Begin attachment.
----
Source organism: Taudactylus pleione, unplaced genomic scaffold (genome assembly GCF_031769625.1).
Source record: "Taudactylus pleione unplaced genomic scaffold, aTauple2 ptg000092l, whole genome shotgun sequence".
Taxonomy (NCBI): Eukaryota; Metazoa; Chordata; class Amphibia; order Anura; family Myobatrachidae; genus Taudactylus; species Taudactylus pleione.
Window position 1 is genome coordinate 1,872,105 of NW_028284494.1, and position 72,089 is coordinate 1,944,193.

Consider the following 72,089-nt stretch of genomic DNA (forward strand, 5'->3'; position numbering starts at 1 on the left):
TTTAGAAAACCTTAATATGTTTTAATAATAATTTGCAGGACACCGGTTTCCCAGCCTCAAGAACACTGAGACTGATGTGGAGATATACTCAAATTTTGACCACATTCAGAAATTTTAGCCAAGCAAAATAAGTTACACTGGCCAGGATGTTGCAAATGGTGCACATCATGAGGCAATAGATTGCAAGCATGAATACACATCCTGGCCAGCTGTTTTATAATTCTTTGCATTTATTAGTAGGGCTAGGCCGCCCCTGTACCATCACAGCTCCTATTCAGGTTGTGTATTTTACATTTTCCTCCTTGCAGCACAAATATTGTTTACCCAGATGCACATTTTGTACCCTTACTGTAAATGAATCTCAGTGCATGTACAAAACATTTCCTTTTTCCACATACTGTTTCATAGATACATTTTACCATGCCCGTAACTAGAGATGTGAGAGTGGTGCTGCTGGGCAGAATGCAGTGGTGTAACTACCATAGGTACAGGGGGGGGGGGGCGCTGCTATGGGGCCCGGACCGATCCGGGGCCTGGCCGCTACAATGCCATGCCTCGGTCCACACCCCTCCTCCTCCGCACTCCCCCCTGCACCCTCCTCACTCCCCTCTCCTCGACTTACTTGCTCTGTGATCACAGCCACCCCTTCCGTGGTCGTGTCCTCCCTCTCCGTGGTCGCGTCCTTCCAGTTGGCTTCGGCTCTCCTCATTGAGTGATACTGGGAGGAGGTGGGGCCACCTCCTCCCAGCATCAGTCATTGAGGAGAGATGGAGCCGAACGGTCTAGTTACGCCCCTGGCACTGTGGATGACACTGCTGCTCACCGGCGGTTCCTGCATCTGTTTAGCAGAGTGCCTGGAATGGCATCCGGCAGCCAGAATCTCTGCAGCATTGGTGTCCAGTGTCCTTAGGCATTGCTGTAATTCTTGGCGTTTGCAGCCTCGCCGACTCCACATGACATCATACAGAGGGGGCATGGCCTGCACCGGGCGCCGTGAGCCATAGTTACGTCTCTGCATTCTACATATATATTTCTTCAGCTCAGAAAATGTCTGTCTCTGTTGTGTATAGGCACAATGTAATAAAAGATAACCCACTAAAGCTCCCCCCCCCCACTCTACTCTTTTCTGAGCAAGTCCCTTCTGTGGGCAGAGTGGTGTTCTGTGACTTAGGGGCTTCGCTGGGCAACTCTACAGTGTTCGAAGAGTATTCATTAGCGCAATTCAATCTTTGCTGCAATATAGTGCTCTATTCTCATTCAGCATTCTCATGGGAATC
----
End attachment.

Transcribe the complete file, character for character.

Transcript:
Source organism: Taudactylus pleione, unplaced genomic scaffold (genome assembly GCF_031769625.1).
Source record: "Taudactylus pleione unplaced genomic scaffold, aTauple2 ptg000092l, whole genome shotgun sequence".
Taxonomy (NCBI): Eukaryota; Metazoa; Chordata; class Amphibia; order Anura; family Myobatrachidae; genus Taudactylus; species Taudactylus pleione.
Window position 1 is genome coordinate 1,872,105 of NW_028284494.1, and position 72,089 is coordinate 1,944,193.

Consider the following 72,089-nt stretch of genomic DNA (forward strand, 5'->3'; position numbering starts at 1 on the left):
TTTAGAAAACCTTAATATGTTTTAATAATAATTTGCAGGACACCGGTTTCCCAGCCTCAAGAACACTGAGACTGATGTGGAGATATACTCAAATTTTGACCACATTCAGAAATTTTAGCCAAGCAAAATAAGTTACACTGGCCAGGATGTTGCAAATGGTGCACATCATGAGGCAATAGATTGCAAGCATGAATACACATCCTGGCCAGCTGTTTTATAATTCTTTGCATTTATTAGTAGGGCTAGGCCGCCCCTGTACCATCACAGCTCCTATTCAGGTTGTGTATTTTACATTTTCCTCCTTGCAGCACAAATATTGTTTACCCAGATGCACATTTTGTACCCTTACTGTAAATGAATCTCAGTGCATGTACAAAACATTTCCTTTTTCCACATACTGTTTCATAGATACATTTTACCATGCCCGTAACTAGAGATGTGAGAGTGGTGCTGCTGGGCAGAATGCAGTGGTGTAACTACCATAGGTACAGGGGGGGGGGGGCGCTGCTATGGGGCCCGGACCGATCCGGGGCCTGGCCGCTACAATGCCATGCCTCGGTCCACACCCCTCCTCCTCCGCACTCCCCCCTGCACCCTCCTCACTCCCCTCTCCTCGACTTACTTGCTCTGTGATCACAGCCACCCCTTCCGTGGTCGTGTCCTCCCTCTCCGTGGTCGCGTCCTTCCAGTTGGCTTCGGCTCTCCTCATTGAGTGATACTGGGAGGAGGTGGGGCCACCTCCTCCCAGCATCAGTCATTGAGGAGAGATGGAGCCGAACGGTCTAGTTACGCCCCTGGCACTGTGGATGACACTGCTGCTCACCGGCGGTTCCTGCATCTGTTTAGCAGAGTGCCTGGAATGGCATCCGGCAGCCAGAATCTCTGCAGCATTGGTGTCCAGTGTCCTTAGGCATTGCTGTAATTCTTGGCGTTTGCAGCCTCGCCGACTCCACATGACATCATACAGAGGGGGCATGGCCTGCACCGGGCGCCGTGAGCCATAGTTACGTCTCTGCATTCTACATATATATTTCTTCAGCTCAGAAAATGTCTGTCTCTGTTGTGTATAGGCACAATGTAATAAAAGATAACCCACTAAAGCTCCCCCCCCCCACTCTACTCTTTTCTGAGCAAGTCCCTTCTGTGGGCAGAGTGGTGTTCTGTGACTTAGGGGCTTCGCTGGGCAACTCTACAGTGTTCGAAGAGTATTCATTAGCGCAATTCAATCTTTGCTGCAATATAGTGCTCTATTCTCATTCAGCATTCTCATGGGAATC